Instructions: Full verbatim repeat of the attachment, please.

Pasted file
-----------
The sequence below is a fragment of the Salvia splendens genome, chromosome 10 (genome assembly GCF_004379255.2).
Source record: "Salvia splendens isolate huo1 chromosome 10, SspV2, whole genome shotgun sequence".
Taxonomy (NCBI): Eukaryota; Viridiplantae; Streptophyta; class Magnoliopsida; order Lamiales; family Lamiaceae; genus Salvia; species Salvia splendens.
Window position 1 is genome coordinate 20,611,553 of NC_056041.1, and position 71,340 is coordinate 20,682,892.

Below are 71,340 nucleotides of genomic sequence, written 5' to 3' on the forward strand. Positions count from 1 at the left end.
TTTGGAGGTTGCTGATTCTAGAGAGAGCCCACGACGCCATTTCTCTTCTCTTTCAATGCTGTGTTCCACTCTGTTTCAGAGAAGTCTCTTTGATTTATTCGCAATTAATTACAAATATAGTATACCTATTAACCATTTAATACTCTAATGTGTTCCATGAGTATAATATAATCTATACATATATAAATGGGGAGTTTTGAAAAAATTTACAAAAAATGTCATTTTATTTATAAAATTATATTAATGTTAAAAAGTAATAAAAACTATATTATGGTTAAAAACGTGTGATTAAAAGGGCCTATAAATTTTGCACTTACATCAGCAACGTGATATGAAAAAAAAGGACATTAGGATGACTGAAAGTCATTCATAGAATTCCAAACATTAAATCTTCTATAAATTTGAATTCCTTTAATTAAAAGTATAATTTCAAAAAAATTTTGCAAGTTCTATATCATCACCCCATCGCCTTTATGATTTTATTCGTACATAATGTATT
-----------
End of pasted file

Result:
The sequence below is a fragment of the Salvia splendens genome, chromosome 10 (genome assembly GCF_004379255.2).
Source record: "Salvia splendens isolate huo1 chromosome 10, SspV2, whole genome shotgun sequence".
Taxonomy (NCBI): Eukaryota; Viridiplantae; Streptophyta; class Magnoliopsida; order Lamiales; family Lamiaceae; genus Salvia; species Salvia splendens.
Window position 1 is genome coordinate 20,611,553 of NC_056041.1, and position 71,340 is coordinate 20,682,892.

Below are 71,340 nucleotides of genomic sequence, written 5' to 3' on the forward strand. Positions count from 1 at the left end.
TTTGGAGGTTGCTGATTCTAGAGAGAGCCCACGACGCCATTTCTCTTCTCTTTCAATGCTGTGTTCCACTCTGTTTCAGAGAAGTCTCTTTGATTTATTCGCAATTAATTACAAATATAGTATACCTATTAACCATTTAATACTCTAATGTGTTCCATGAGTATAATATAATCTATACATATATAAATGGGGAGTTTTGAAAAAATTTACAAAAAATGTCATTTTATTTATAAAATTATATTAATGTTAAAAAGTAATAAAAACTATATTATGGTTAAAAACGTGTGATTAAAAGGGCCTATAAATTTTGCACTTACATCAGCAACGTGATATGAAAAAAAAGGACATTAGGATGACTGAAAGTCATTCATAGAATTCCAAACATTAAATCTTCTATAAATTTGAATTCCTTTAATTAAAAGTATAATTTCAAAAAAATTTTGCAAGTTCTATATCATCACCCCATCGCCTTTATGATTTTATTCGTACATAATGTATT